Cyber insurance: the cost of restoring data and equipment for businesses
The growth of digital technology has revolutionised business, rapidly increasing the speed, scope and scale at which firms can operate. However, this wave of benefits has also brought a new strain of risks for businesses to consider too.
While locks, alarms and CCTV cameras were once enough to repel potential criminals, companies now need to be aware of the equally potent risks that lurk online.
Cyber-attacks can cause severe disruption to a company, forcing downtime that poses a serious threat to productivity and profitability. In addition, they can result in the theft of sensitive personal data from you and your customers. Along with the immediate financial implications, a cyber-attack could have a long-term impact on your reputation - if your company is deemed ‘unsafe’ to deal with.
Most common types of cyber crime attacks
So, what should you look out for as a business? Common cyber attacks that it pays to understand include:
- Phishing: The name given to the practice of sending fraudulent emails in a bid to get the recipient to part with personal information, such as passwords or bank details. The sender of phishing emails will normally pretend they are representing a genuine company, such as a bank, to gain the trust of the recipient.
- DDoS: This stands for ‘Distributed Denial of Service’ and, in effect, is the process by which a computer network is flooded with traffic to bring it to a grinding halt.
- Ransomware: This is a type of software that infects a computer network and blocks access to it until money (a ransom) is paid.
- Malware: This term refers to malicious software which is designed to infect a computer system – either by gaining unlawful access, or by deliberately causing damage.
High profile cyber attacks
Recent large-scale attacks have attracted a lot of media attention, as the scale and nature of the threat of cyber crime has become clear.
The WannaCry attack affected more than 200,000 computers in 150 countries in May 2017 – most notably affecting the NHS in the UK, causing havoc for hospitals and GP surgeries. This particular form of ransomware attacked Windows computers and demanded payment to restore operations in Bitcoin – a near-untraceable cryptocurrency.
Beyond this, corporate giants such as TalkTalk, Tesco Bank and Sony have suffered high profile cyber crimes – with hackers able to penetrate their robust defences and get their hands on sensitive data.
The cost of cyber attacks to small businesses
It might be tempting for smaller businesses to presume that this sort of cybercrime is something that only affects corporations and other larger organisations – the sort of people with the type of deep pockets that can afford to pay out or with a reputation that is ‘worth’ bringing down. This, however, would be wrong.
Government research found that about half of all businesses in Britain had been subject to a cyber-attack in 2016 alone – with some estimates putting the total cost of damage to business at £30 billion. Given the potential for reputational damage, it’s likely that this form of crime is under-reported and, therefore, the Government’s figure is probably an under-estimation. The point is, however, that any business is a potential victim when it comes to cyber crime.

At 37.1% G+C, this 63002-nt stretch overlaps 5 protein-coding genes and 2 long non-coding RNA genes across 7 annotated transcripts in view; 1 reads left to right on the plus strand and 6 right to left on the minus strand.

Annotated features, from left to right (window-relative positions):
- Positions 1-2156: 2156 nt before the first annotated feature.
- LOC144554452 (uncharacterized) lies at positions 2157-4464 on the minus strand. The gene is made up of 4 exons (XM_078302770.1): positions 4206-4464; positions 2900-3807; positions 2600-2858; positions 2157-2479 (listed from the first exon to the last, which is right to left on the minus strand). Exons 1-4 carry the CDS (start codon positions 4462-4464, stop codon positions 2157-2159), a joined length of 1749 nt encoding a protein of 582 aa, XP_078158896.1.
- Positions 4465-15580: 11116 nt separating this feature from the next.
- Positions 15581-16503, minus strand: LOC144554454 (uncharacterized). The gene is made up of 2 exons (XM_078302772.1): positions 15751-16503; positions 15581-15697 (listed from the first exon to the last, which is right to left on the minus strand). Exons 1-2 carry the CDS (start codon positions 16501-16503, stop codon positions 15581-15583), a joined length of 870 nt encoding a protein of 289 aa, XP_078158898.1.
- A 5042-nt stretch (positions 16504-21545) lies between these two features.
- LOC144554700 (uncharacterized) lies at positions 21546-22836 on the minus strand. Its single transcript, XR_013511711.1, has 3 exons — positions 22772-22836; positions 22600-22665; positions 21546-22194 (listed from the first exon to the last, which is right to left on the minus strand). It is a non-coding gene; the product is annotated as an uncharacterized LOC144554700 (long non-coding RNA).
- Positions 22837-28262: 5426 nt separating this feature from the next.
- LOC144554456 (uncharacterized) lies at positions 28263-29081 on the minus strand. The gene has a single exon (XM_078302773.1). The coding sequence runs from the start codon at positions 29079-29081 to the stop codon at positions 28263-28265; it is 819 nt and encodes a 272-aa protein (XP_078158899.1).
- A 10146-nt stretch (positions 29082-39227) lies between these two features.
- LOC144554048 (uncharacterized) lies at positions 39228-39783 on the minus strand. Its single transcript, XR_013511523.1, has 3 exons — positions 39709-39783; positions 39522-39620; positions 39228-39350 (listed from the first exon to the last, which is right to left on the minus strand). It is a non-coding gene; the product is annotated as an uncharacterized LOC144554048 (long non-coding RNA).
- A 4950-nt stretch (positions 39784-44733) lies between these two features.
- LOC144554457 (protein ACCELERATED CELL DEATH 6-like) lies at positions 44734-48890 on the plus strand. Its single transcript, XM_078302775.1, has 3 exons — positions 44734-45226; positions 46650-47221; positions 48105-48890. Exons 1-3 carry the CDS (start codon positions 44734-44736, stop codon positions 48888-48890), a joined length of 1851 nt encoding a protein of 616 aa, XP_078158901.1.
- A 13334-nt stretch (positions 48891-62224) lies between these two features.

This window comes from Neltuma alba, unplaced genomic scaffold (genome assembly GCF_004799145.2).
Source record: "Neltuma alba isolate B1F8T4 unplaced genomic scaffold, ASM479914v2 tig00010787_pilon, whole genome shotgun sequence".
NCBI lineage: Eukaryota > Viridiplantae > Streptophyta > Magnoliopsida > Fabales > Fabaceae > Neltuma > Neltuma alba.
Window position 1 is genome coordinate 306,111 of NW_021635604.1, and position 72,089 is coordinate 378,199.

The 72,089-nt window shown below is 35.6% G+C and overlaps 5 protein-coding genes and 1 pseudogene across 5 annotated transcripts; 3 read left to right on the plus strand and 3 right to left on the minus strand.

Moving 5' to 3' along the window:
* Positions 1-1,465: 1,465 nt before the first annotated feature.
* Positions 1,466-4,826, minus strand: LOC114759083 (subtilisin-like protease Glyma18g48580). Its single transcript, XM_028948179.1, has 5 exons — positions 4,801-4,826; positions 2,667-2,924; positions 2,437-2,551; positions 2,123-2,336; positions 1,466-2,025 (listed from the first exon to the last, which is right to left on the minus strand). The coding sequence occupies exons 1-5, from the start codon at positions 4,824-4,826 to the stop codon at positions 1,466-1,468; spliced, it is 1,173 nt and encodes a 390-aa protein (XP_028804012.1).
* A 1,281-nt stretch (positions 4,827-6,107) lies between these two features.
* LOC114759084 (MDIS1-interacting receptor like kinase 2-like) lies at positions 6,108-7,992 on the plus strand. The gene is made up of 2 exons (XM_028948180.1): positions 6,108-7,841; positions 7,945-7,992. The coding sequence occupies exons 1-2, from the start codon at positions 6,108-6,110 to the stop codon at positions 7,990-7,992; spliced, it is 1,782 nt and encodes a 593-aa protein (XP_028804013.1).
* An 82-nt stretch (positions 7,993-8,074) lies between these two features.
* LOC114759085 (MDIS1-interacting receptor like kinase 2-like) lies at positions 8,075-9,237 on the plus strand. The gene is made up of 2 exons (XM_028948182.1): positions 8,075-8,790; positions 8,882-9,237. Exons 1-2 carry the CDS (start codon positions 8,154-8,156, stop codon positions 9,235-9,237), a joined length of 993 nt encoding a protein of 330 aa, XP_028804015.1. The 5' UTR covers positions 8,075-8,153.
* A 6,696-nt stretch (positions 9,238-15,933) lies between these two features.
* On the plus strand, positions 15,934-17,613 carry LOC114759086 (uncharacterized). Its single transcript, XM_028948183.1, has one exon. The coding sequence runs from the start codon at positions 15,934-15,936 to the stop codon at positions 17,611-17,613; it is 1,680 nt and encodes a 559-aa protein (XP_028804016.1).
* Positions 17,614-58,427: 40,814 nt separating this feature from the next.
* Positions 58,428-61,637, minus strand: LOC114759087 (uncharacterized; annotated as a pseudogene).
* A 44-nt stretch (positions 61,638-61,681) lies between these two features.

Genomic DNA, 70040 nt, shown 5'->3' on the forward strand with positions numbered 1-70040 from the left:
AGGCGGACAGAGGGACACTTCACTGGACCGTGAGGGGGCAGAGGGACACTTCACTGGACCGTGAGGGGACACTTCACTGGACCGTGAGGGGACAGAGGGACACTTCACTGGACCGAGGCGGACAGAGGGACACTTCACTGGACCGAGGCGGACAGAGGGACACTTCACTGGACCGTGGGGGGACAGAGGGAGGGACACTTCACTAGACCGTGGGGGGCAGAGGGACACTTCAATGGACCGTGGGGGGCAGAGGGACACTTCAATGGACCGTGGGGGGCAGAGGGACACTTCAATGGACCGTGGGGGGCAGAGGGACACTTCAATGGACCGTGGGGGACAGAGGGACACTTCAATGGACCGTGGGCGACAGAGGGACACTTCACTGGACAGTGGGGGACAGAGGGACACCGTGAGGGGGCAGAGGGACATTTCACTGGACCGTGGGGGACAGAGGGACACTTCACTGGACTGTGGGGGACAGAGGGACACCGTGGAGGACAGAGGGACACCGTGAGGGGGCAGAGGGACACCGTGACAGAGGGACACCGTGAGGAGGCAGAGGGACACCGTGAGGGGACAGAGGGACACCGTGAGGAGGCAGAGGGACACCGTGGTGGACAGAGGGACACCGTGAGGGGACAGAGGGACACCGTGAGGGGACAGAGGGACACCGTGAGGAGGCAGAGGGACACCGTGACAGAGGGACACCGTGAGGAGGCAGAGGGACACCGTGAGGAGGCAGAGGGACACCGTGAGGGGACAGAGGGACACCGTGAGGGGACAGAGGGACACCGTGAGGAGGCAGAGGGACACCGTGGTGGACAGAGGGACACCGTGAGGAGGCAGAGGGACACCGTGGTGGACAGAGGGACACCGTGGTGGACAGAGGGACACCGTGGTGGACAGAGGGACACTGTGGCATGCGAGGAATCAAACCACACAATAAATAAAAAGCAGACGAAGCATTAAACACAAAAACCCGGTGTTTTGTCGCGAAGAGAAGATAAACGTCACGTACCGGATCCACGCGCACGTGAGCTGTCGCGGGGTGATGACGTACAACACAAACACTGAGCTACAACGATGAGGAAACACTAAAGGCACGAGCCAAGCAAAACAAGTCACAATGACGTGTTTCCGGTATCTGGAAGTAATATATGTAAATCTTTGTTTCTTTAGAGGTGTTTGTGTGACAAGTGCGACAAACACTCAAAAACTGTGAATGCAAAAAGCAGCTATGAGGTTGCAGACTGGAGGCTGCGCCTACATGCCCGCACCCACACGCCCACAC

IT consultancy firm Daisy Group estimated that half the UK’s small businesses could be hacked in under an hour – yet the damage could, in the worst cases, take more than 50 days to fully resolve. This time might be spent recovering precious data that you rely on to make strategic business decisions and restoring or even replacing pieces of equipment that may have become compromised by a cyber attack.
What is cyber insurance?
As with any risk, businesses would be well advised to try to protect themselves against this form of crime by taking out a cyber insurance policy.
For a few pounds a month, these policies offer protection and peace of mind for businesses operating in an increasingly dangerous online business environment– as well as the prospect of support should an attack occur. Not only does the cost of hardware and software replacement stack up, but so too do the costs of damage control.
With cyber insurance from Markel your company benefits from the following:
- Access to a cyber response helpline manned by security experts
- Cover for the cost of restoring data after a security breach
- Reimbursement for the ‘restoring, replacing, rebuilding, replicating or reinstating’ of computer equipment damaged in an attack
- Help to inform clients and third parties about a cyber attack
- Assistance in meeting any ransom demands you might face in cases of ‘data extortion’
- Help to overcome losses in net profit caused by a network interruption
- Support with legal defence costs and damages you are legally liable to pay to other parties
- Compensation if you need to attend court
- Contribution to public relations management if you need to mitigate the potential damage of an attack.
Without this help and support, companies face extremely tough times following a cyber-attack; rebuilding their IT infrastructure as well as their reputation. By taking an insurance policy you can guard against the worst impact – saving vital time and money.
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